Monthly Archives: March 2017

Steve Shkoller (UC Davis)

The Analysis and PDE seminar will take place on Monday, April 3rd, in Evans 740 from 16:10 to 17:00.

Title: Models for Rayleigh-Taylor mixing and interface turnover

Abstract: The instability of a heavy fluid layer supported by a light one is generally known as Rayleigh-Taylor (RT) instability. It can occur under gravity and, equivalently, under an acceleration of the fluid system in the direction toward the denser fluid. Whenever the pressure is higher in the lighter fluid, the differential acceleration causes the two fluids to mix.

The Euler equations serve as the basic mathematical model for RT instability and mixing between two fluids. This highly unstable system of conservation laws is both difficult to analyze (as it is ill-posed in the absence of surface tension and viscosity) and simulate; DNS of RT can be prohibitively expensive. In this talk, I will describe a novel framework to derive a hierarchy of asymptotic models that can be used to predict the location and shape of the RT interface as well as the mixing of the two fluids.

The models are derived in two very different asymptotic regimes. The first regime assumes that the fluid interface is a graph with size restrictions on the slope of the interface. The model PDE inherits the RT stability condition from the Euler equations, and in the stable regime, it is both locally and globally well-posed with precise asymptotic behavior that predicts nonlinear saturation for bubble growth. In the second asymptotic regime the interface can turnover, and there are no size restrictions on the amplitude or slope of the interface.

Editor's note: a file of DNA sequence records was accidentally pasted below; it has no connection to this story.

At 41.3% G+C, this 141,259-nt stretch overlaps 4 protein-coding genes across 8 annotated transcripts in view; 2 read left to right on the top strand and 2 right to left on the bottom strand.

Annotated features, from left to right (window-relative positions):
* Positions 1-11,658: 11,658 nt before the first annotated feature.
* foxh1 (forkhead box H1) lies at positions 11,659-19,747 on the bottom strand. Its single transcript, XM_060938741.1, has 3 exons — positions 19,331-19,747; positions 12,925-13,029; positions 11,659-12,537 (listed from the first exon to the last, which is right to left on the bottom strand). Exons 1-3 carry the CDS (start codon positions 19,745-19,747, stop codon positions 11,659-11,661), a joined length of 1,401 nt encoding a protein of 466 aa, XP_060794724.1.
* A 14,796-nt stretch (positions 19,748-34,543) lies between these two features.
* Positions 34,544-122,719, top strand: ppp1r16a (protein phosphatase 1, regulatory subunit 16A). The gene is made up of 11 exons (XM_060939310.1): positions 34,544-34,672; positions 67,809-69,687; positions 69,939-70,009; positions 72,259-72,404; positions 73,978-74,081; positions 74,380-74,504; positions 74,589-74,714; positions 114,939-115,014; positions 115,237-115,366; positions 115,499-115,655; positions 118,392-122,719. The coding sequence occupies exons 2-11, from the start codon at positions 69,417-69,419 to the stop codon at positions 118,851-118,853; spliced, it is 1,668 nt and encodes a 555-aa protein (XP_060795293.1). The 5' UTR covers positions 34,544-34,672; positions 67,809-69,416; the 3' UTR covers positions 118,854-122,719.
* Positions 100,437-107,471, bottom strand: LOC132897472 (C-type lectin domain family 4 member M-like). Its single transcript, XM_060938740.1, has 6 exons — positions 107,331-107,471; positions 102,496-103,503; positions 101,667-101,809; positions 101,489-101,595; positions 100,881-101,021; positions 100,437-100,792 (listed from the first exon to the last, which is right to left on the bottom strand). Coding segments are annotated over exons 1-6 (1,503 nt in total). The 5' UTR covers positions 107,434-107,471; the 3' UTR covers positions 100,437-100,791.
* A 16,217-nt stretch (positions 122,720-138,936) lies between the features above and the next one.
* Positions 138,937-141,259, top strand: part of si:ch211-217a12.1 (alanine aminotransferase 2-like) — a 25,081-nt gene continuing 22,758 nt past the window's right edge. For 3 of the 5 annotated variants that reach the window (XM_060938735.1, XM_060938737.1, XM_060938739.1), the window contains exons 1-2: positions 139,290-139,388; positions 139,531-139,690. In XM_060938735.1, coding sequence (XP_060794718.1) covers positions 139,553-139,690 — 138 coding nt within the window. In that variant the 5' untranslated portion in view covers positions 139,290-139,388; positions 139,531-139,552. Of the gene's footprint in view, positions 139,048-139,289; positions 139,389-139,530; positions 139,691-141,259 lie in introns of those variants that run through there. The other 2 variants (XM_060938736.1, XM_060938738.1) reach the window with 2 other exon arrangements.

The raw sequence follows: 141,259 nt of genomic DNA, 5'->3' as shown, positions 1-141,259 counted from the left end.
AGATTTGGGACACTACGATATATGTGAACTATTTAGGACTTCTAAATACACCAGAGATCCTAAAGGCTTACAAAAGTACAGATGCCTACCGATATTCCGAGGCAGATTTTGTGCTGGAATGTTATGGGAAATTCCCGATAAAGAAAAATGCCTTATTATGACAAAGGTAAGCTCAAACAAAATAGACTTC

I will describe these models and show numerical simulations and comparisons with well-known RT experiments and simulations. I will then show results of fluid mixing, and discuss current work, advancing both modeling strategies. This is joint work with Rafa Granero.

Hung Tran (University of Wisconsin-Madison)

The Analysis and PDE seminar will take place on Monday, March 20, in room 740, Evans hall, from 16:10 to 17:00.

Title: Homogenization: Beyond well-posedness theory.

Abstract: I will describe some recent progress on going beyond the well-posedness theory in homogenization of Hamilton-Jacobi equations. In particular, I will focus on the decomposition method to find the formula of the effective Hamiltonian in some situations. Joint work with Qian and Yu.

Herbert Koch (University of Bonn)

The Analysis and PDE Seminar will take place on Monday, March 13, in room 740, Evans Hall, from 4:10-5:00 pm.

Title: Stationary solutions to the 2d Euler equation

Abstract: The two dimensional Euler equation has a large number of stationary solutions. Distribution functions of the vorticity are preserved under the flow.
I will explain a parametrization of Arnold stable stationary solutions by distribution functions of their vorticity. This is joint work with Antoine Chiffrut.